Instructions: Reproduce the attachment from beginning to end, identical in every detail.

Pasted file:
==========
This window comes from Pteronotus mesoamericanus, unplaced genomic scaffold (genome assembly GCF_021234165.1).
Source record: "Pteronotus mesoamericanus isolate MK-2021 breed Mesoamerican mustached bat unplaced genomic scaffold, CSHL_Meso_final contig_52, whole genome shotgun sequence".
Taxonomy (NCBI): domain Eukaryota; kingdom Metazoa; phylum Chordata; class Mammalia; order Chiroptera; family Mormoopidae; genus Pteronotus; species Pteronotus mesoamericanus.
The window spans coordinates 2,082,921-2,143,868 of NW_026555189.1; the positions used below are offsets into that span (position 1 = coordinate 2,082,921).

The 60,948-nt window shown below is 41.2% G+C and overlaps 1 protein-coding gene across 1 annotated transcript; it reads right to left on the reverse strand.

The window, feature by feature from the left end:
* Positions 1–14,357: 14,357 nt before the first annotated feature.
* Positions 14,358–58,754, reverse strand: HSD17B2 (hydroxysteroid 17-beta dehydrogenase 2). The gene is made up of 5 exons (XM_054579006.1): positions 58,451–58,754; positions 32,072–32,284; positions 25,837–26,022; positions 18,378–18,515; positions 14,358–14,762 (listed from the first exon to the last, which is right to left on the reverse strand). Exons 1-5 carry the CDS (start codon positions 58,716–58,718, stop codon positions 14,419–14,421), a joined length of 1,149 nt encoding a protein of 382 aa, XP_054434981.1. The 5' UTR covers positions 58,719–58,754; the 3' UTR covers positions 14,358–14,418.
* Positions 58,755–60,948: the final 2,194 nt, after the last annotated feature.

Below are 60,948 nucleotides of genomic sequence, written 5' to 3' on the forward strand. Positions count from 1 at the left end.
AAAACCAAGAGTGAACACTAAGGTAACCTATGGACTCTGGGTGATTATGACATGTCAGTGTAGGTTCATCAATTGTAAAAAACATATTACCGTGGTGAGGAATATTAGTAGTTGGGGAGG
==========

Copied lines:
This window comes from Pteronotus mesoamericanus, unplaced genomic scaffold (genome assembly GCF_021234165.1).
Source record: "Pteronotus mesoamericanus isolate MK-2021 breed Mesoamerican mustached bat unplaced genomic scaffold, CSHL_Meso_final contig_52, whole genome shotgun sequence".
Taxonomy (NCBI): domain Eukaryota; kingdom Metazoa; phylum Chordata; class Mammalia; order Chiroptera; family Mormoopidae; genus Pteronotus; species Pteronotus mesoamericanus.
The window spans coordinates 2,082,921-2,143,868 of NW_026555189.1; the positions used below are offsets into that span (position 1 = coordinate 2,082,921).

The 60,948-nt window shown below is 41.2% G+C and overlaps 1 protein-coding gene across 1 annotated transcript; it reads right to left on the reverse strand.

The window, feature by feature from the left end:
* Positions 1–14,357: 14,357 nt before the first annotated feature.
* Positions 14,358–58,754, reverse strand: HSD17B2 (hydroxysteroid 17-beta dehydrogenase 2). The gene is made up of 5 exons (XM_054579006.1): positions 58,451–58,754; positions 32,072–32,284; positions 25,837–26,022; positions 18,378–18,515; positions 14,358–14,762 (listed from the first exon to the last, which is right to left on the reverse strand). Exons 1-5 carry the CDS (start codon positions 58,716–58,718, stop codon positions 14,419–14,421), a joined length of 1,149 nt encoding a protein of 382 aa, XP_054434981.1. The 5' UTR covers positions 58,719–58,754; the 3' UTR covers positions 14,358–14,418.
* Positions 58,755–60,948: the final 2,194 nt, after the last annotated feature.

Below are 60,948 nucleotides of genomic sequence, written 5' to 3' on the forward strand. Positions count from 1 at the left end.
AAAACCAAGAGTGAACACTAAGGTAACCTATGGACTCTGGGTGATTATGACATGTCAGTGTAGGTTCATCAATTGTAAAAAACATATTACCGTGGTGAGGAATATTAGTAGTTGGGGAGG